By Sian Glaessner
BBC Radio 4's Crossing Continents
The extravagant nature of Turkmenistan's recent Independence Day celebrations were a marked contrast to the grim reality of life - and death - in this secretive and repressive state.
The country has turned away from the world since independence
It took hours for her to die, and there were no trained medical personnel in the hospital.
The doctors had been sent into the fields to pick cotton, so when the girl was brought in after the car crash, there was no-one to treat her.
It was two days after her 16th birthday.
She had broken her collar bone and kept crying "I can't breathe", but the staff at the hospital could only watch as she slowly died.
That is just one story told to us by one of the few people in Turkmenistan brave enough to speak out, but the experience, apparently, is common.
A paediatrician told us that diarrhoea in children is treated not with oral rehydration salts, but with an expensive, yet ineffective, combination of blood transfusion and a massive cocktail of drugs.
Lucy Ash reports undercover from Turkmenistan on Thursday, 17 November, 2005 at 1102 GMT
In Turkmenistan's 14 years since independence, the medical system has deteriorated.
A US-funded survey of one region, carried out in 2000, found that the child mortality rate was on a par with some of the poorest parts of Africa.
All this in a country with the world's fifth-largest gas reserves.
Potentially lucrative deals with Western oil and gas companies have floundered as successive ministers involved in negotiations were sacked.
And what income there is from deals with Russia are poured into the capital's showcase projects.
The Ruhnama is a 400-page blend of history, myth and philosophy
A systemic lack of trained personnel and an ideological drive behind modern medical care has resulted in the musings of a medieval philosopher, Avicenna, becoming required reading for all doctors and pharmacists.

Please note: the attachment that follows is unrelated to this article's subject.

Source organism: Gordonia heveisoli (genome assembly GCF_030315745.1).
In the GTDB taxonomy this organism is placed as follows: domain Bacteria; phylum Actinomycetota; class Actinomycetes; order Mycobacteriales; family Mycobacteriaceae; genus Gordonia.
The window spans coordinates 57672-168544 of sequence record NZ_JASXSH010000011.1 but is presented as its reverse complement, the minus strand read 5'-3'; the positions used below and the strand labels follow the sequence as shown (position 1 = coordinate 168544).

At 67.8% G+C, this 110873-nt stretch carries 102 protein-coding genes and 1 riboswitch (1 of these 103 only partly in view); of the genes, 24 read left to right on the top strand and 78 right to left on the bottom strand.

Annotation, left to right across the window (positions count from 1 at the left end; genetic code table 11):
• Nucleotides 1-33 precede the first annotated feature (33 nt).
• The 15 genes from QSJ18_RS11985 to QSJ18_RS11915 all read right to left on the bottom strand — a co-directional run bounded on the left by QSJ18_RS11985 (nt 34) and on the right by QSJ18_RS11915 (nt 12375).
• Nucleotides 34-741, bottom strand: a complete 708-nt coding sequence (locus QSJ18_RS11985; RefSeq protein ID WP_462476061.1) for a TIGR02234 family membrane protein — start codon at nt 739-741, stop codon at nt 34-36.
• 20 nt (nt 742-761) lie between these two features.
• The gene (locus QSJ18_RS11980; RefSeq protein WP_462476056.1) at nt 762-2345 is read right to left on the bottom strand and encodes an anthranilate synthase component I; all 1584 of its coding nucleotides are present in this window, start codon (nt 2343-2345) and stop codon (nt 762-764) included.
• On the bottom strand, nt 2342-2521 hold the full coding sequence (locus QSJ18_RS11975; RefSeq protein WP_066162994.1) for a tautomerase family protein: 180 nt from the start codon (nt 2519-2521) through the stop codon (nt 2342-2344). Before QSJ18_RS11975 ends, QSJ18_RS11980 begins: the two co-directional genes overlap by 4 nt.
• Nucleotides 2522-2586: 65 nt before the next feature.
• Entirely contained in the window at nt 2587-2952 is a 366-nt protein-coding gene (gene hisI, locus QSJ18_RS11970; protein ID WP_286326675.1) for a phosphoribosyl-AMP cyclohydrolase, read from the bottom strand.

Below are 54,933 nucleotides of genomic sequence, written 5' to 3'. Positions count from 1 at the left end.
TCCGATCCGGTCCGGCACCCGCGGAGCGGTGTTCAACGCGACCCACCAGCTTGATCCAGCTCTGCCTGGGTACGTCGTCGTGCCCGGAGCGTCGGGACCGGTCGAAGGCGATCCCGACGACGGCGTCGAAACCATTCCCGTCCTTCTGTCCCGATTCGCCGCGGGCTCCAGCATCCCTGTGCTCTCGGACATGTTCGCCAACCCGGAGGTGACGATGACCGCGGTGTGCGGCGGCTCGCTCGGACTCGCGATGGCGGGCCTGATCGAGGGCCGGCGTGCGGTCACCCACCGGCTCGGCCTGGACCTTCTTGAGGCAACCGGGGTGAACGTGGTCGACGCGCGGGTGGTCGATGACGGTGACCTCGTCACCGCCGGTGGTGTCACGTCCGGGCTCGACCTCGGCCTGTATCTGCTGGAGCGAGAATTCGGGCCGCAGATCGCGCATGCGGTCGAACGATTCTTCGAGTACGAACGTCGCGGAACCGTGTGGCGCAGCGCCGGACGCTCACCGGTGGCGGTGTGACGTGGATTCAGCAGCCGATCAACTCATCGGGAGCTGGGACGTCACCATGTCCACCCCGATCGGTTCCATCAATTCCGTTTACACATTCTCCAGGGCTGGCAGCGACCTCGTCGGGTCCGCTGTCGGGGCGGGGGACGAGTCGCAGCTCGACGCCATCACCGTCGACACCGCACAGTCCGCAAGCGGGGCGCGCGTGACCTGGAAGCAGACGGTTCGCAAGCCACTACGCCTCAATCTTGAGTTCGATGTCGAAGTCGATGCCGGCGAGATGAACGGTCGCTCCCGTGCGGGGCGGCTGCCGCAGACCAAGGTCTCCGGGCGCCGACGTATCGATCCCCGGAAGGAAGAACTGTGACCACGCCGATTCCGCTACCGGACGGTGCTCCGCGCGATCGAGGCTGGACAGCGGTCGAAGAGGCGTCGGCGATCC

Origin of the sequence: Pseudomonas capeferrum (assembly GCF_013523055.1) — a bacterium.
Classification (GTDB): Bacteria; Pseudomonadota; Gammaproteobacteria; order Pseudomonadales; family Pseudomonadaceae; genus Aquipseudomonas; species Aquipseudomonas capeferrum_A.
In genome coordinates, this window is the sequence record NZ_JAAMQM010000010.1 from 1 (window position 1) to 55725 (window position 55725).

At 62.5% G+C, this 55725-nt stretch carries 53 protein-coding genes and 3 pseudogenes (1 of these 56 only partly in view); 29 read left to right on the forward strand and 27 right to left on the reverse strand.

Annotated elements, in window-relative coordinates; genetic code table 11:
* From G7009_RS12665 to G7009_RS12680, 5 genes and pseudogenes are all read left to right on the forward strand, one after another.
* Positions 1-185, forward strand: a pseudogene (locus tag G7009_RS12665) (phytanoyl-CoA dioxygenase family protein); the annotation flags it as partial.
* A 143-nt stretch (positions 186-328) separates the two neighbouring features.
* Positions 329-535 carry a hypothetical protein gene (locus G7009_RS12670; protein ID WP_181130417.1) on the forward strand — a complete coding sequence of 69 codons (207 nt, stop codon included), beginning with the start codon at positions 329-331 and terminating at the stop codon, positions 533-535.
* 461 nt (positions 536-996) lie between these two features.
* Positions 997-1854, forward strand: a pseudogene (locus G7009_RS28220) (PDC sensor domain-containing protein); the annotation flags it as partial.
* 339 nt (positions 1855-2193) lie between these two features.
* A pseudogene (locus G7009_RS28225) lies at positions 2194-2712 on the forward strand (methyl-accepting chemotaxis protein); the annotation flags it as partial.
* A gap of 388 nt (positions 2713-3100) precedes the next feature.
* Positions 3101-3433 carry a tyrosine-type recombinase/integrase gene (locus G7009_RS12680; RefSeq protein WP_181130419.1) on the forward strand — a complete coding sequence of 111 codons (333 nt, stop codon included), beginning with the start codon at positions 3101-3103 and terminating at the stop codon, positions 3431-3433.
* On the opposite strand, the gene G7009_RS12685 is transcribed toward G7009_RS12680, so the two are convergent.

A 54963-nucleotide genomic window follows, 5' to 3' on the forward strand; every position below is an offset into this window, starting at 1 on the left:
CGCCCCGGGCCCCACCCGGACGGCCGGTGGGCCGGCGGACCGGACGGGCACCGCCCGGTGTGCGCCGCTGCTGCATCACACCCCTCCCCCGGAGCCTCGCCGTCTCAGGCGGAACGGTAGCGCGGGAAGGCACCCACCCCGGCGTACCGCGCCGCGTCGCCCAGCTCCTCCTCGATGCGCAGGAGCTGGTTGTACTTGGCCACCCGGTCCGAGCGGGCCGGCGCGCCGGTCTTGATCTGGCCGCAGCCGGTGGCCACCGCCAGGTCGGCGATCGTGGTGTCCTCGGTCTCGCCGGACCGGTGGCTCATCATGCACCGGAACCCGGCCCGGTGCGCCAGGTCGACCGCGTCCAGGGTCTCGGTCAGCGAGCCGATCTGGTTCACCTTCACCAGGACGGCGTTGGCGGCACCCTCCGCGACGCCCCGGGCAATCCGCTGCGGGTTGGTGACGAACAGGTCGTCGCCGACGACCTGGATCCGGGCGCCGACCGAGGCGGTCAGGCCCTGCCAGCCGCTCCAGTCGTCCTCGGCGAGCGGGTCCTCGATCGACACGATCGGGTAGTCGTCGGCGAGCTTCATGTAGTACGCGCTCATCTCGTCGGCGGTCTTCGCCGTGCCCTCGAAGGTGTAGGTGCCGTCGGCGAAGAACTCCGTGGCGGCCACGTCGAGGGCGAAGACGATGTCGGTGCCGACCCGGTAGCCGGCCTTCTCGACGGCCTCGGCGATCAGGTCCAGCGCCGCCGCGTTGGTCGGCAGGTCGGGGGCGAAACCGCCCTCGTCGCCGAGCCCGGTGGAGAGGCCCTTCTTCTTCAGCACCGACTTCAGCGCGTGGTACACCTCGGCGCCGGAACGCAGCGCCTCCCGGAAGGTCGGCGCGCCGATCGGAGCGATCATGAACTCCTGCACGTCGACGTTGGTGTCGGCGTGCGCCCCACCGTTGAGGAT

They also have to sit exams in President Saparmyrat Niyazov's spiritual writings, the Ruhnama.
Under these circumstances, it is not surprising that those medical professionals who can have fled the country.
There is a hospital in Moscow known as "the Turkmen hospital" because there are so many Turkmen doctors working there.
Coupled with frequent rounds of job cuts in healthcare, this has brought a system that was already in a poor position under the Soviet Union, to its knees.
Some problems have been acknowledged by the Turkmen regime, which has this year alone spent £10m on drugs and equipment.
Its success in the area of child vaccination is internationally recognised, and the regime takes the health of its population seriously, at least in rhetoric.
Walk of health
President Niyazov himself initiated an anti-smoking campaign, and encourages his people to enjoy the "Walk of Health", a newly constructed mountain path with stunning views of the capital, Ashgabat.
The president is known as Father of the Turkmen, or Turkmenbashi
As of this summer there is a programme under way to create a network of "baby-friendly hospitals" throughout the country. Several new medical facilities, including a cardiology centre, have been built.
But the problems run deeper than a simple lack of money or equipment.
Education is the main problem and the simple lack of trained staff is responsible for countless deaths.
In one hospital, we were told there was a case where an 18-month-old child had been seriously ill with pneumonia, but had recovered. Two days later she was dead.
The doctor we spoke to said it was because there is such a shortage of trained paediatricians.
He said a doctor without the relevant training had been on duty, had seen the child in distress and prescribed an adult dose of diazepam, which killed her.
The victims have no redress.
In Turkmenistan when you fall ill, it is very important you have friends in high places.
Rural communities are served by few able doctors and little medicine
We met one dentist who, like many, was sacked suddenly one day and has since taken to practising out of his flat.